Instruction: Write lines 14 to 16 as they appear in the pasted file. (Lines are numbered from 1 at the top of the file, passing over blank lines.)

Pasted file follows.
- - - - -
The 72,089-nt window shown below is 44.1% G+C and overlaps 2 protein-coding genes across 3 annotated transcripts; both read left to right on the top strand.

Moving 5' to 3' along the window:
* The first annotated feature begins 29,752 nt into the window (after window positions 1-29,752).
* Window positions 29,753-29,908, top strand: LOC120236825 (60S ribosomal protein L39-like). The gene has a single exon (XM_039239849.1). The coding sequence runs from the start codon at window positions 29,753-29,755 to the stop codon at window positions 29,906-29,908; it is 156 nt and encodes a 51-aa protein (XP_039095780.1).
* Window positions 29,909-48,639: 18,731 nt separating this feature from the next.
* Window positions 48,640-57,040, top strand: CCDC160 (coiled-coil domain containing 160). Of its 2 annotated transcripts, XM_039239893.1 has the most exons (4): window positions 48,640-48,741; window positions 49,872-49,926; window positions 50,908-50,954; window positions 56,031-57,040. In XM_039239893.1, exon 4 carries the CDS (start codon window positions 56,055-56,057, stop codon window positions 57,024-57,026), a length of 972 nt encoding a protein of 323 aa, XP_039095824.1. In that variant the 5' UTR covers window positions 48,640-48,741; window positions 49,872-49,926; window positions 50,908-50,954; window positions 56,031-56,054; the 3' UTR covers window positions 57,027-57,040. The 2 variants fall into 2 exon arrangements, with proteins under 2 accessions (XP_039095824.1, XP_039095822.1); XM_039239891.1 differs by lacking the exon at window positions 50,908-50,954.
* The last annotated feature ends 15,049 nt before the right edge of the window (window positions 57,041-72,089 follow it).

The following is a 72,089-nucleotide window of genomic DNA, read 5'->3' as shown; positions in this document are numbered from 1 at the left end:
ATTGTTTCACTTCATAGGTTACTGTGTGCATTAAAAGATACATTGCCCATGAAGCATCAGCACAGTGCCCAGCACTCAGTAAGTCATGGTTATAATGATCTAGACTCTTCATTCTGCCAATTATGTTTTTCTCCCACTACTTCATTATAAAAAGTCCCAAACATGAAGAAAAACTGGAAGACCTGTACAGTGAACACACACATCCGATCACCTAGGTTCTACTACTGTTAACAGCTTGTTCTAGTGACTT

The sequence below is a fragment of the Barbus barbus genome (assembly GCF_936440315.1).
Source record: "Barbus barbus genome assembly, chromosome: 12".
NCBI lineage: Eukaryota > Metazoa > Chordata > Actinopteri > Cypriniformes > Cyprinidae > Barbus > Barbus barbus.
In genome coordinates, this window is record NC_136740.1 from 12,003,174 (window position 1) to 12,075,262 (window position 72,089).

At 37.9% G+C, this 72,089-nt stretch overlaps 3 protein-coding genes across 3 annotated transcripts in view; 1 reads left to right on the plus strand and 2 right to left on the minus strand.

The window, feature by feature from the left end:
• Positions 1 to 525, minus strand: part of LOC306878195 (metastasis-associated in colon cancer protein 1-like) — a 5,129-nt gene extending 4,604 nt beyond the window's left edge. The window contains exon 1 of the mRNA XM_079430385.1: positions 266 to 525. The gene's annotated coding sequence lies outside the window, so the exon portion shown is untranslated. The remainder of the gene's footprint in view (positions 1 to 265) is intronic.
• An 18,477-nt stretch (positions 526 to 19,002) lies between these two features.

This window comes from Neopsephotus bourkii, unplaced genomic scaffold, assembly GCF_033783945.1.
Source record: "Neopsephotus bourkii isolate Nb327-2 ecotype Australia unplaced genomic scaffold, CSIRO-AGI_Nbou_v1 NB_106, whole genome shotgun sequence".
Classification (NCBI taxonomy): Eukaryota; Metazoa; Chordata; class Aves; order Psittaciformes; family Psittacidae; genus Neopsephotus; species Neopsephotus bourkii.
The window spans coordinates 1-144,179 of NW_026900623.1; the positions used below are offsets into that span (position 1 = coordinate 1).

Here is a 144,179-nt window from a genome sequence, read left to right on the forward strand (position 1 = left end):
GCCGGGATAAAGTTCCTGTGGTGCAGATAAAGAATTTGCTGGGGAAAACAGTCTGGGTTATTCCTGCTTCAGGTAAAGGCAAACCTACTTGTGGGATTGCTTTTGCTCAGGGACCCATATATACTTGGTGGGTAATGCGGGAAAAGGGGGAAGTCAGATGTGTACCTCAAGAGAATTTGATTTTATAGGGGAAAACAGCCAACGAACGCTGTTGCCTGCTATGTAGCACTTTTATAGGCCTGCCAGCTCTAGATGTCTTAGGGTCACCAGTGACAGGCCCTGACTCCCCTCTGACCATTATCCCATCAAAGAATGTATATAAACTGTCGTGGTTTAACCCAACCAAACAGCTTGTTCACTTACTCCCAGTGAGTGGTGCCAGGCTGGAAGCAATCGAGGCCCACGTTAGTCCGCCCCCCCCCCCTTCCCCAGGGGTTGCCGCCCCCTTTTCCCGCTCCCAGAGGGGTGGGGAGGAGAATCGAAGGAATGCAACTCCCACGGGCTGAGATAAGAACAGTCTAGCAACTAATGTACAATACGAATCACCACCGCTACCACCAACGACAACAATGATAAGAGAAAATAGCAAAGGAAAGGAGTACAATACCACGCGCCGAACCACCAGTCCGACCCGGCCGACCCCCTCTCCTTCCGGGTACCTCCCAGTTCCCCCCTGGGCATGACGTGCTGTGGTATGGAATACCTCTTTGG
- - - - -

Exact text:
At 37.9% G+C, this 72,089-nt stretch overlaps 3 protein-coding genes across 3 annotated transcripts in view; 1 reads left to right on the plus strand and 2 right to left on the minus strand.

The window, feature by feature from the left end:
• Positions 1 to 525, minus strand: part of LOC306878195 (metastasis-associated in colon cancer protein 1-like) — a 5,129-nt gene extending 4,604 nt beyond the window's left edge. The window contains exon 1 of the mRNA XM_079430385.1: positions 266 to 525. The gene's annotated coding sequence lies outside the window, so the exon portion shown is untranslated. The remainder of the gene's footprint in view (positions 1 to 265) is intronic.